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dinsdag 7 februari 2017

RCGP: Shifting workforce pressures from one area of the NHS to another isn't a long term solution, says RCGP

Shifting workforce pressures from one area of the NHS to another isn't a long term solution, says RCGP

"Paramedics are hugely valued and trusted colleagues – but the job of a paramedic and the job of a GP are completely different, and involve different skills and training.

"In some cases, paramedics are already working really well as part of the general practice team where their expertise in, for example, attending to patients who need an emergency visit, is invaluable – but they are not GPs.

"GPs are highly trained to take into account the physical, psychological and social factors that might be affecting a patient's health when making a diagnosis and recommending treatments tailored to that patient in a holistic way – this unique skill set cannot be replaced by another healthcare professional, however well meaning the intention is.

"We do not have enough GPs in the NHS – and actually we don't have enough paramedics either. This transference of workload pressures from one area of the health service to another is not going to benefit our patients in the long term.

"What we do need is for the governments in all four nations of the UK to pull out all the stops to ensure we have enough GPs, and other members of the practice team, to keep our service sustainable and our patients safe for years to come."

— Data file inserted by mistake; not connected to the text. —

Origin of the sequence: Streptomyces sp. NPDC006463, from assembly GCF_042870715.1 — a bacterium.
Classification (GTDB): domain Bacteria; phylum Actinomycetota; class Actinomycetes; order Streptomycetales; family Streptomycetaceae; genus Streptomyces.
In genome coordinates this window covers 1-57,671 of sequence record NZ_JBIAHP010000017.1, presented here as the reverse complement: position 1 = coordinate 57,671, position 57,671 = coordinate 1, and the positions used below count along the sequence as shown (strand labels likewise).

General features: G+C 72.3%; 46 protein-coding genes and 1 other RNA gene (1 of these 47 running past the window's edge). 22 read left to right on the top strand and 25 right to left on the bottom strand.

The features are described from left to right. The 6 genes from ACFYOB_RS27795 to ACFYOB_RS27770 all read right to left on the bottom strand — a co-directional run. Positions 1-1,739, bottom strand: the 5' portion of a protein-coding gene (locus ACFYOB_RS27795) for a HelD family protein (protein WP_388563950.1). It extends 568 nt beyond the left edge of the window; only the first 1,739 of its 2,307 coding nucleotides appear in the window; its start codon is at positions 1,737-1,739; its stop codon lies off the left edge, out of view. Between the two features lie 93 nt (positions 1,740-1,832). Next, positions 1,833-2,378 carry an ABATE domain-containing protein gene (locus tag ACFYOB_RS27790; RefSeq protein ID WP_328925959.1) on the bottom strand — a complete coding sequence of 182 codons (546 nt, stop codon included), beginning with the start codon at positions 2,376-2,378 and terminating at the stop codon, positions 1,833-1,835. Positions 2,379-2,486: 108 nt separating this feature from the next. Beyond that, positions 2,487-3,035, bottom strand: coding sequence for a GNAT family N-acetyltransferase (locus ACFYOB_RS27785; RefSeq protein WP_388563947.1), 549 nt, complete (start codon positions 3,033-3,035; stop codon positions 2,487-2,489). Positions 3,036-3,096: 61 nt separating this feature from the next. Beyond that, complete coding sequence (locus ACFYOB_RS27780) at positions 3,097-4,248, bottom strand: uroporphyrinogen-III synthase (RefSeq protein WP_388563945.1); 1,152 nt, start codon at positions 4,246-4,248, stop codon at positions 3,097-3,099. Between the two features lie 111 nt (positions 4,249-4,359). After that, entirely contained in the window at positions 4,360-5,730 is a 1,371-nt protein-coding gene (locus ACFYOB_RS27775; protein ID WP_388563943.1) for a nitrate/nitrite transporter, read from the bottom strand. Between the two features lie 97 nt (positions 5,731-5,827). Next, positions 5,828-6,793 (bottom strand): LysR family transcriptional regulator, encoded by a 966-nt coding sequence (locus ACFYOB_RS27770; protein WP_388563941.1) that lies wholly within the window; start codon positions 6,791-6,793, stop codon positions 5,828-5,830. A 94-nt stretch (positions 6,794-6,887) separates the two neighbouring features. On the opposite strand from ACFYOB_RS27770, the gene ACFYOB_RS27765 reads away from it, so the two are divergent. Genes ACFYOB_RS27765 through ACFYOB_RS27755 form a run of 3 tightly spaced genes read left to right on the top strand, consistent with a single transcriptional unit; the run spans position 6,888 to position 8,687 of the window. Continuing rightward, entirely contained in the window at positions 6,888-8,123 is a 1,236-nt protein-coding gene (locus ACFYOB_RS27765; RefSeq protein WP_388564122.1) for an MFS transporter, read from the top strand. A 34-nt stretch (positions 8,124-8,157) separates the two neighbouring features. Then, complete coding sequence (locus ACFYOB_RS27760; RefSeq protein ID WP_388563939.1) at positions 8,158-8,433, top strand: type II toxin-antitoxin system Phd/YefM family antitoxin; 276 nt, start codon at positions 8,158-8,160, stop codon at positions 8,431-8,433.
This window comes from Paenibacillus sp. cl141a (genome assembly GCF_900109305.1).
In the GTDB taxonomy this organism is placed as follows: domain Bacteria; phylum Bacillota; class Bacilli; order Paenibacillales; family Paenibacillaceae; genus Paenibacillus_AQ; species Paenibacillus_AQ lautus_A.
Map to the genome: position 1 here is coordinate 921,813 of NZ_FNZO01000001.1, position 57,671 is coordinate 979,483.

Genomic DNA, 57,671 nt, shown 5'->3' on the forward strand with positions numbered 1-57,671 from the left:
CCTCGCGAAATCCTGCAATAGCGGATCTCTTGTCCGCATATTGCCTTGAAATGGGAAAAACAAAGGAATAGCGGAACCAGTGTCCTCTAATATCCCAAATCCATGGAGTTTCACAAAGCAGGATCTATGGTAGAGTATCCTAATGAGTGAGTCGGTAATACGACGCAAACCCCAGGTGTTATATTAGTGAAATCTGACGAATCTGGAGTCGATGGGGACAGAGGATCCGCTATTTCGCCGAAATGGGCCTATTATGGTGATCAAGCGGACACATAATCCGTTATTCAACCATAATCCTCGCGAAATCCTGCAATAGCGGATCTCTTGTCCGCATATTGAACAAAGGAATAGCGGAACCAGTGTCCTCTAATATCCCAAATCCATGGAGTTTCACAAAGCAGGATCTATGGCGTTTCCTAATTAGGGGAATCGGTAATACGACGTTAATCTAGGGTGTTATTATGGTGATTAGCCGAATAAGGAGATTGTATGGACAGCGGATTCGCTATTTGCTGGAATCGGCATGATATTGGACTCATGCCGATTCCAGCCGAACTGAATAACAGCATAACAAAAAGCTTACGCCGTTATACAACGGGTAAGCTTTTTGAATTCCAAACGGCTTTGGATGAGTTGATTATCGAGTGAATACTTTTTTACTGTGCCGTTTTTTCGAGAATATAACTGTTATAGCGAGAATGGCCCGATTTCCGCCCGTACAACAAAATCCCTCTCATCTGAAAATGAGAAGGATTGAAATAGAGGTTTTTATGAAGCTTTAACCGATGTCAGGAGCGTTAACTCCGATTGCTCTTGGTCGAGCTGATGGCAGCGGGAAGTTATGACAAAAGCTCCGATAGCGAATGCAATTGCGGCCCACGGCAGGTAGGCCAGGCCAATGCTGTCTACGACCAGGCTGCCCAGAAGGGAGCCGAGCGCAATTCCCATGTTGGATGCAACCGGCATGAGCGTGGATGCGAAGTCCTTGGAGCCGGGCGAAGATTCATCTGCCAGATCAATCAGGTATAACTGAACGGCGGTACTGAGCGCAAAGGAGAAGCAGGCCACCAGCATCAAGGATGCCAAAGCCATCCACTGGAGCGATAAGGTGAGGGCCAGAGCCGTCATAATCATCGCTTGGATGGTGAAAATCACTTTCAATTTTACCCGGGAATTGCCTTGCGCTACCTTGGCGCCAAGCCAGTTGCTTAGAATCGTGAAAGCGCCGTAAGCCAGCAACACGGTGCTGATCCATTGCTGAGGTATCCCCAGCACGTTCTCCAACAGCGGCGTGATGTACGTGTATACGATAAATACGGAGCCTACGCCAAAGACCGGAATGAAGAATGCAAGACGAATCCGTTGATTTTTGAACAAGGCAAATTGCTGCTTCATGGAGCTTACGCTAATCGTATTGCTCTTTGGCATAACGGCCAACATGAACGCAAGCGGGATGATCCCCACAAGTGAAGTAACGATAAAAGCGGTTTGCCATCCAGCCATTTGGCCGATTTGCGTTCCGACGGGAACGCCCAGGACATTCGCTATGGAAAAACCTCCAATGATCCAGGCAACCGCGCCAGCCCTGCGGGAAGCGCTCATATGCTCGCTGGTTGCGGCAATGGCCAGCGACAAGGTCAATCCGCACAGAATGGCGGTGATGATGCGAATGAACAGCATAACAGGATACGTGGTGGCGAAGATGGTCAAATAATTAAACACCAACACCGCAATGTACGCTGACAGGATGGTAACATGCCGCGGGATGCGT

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RCGP response to new GP contract

"But these changes to our annual contract must not be seen as a lever to make hard-pressed GPs compromise their own welfare and patient safety by forcing them to be open at times which might be impractical and unrealistic for their particular local circumstances.  

"Smaller practices might need to close temporarily to allow GPs to make home visits, for example, or for their teams to undertake mandatory training. We need to see very clear guidance about when closing practices temporarily during core hours is acceptable – as sometimes there will be no alternative. 

"Initiatives to encourage experienced, highly-trained GPs to remain in practice is something the College has been calling for, so that this is enshrined in the contract is good news. 

"Frontline GPs will also be pleased that many of the more bureaucratic elements of our work have been taken into account and that we will get full reimbursement of CQC registration costs, as well as support for GPs to meet the rising costs of indemnity. 

"The College has been outspoken about the role of GP teams in charging overseas patients for care – but we have also said that where appropriate the NHS should be able to claim back money from the countries of those patients who use NHS services. The plans to introduce self declaration by patients at the point of registration is a straightforward exercise that should not be a significant administrative burden for GP teams, and should not deter patients from accessing care when they need it. 

"All in all, the contract should be encouraging news for GPs and our patients, but the changes certainly aren't a cure for the intense pressures currently facing our profession. We need the pledges made in NHS England's GP Forward View – for £2.4bn extra a year for general practice and 5000 more GPs by 2020 – to be implemented in full as a matter of urgency, so that we can continue to provide the care our patients need in a way that is safe for both them, GPs and our teams."

 

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BBC Health Check on general practice - RCGP responds

On charging patients for missed GP appointments: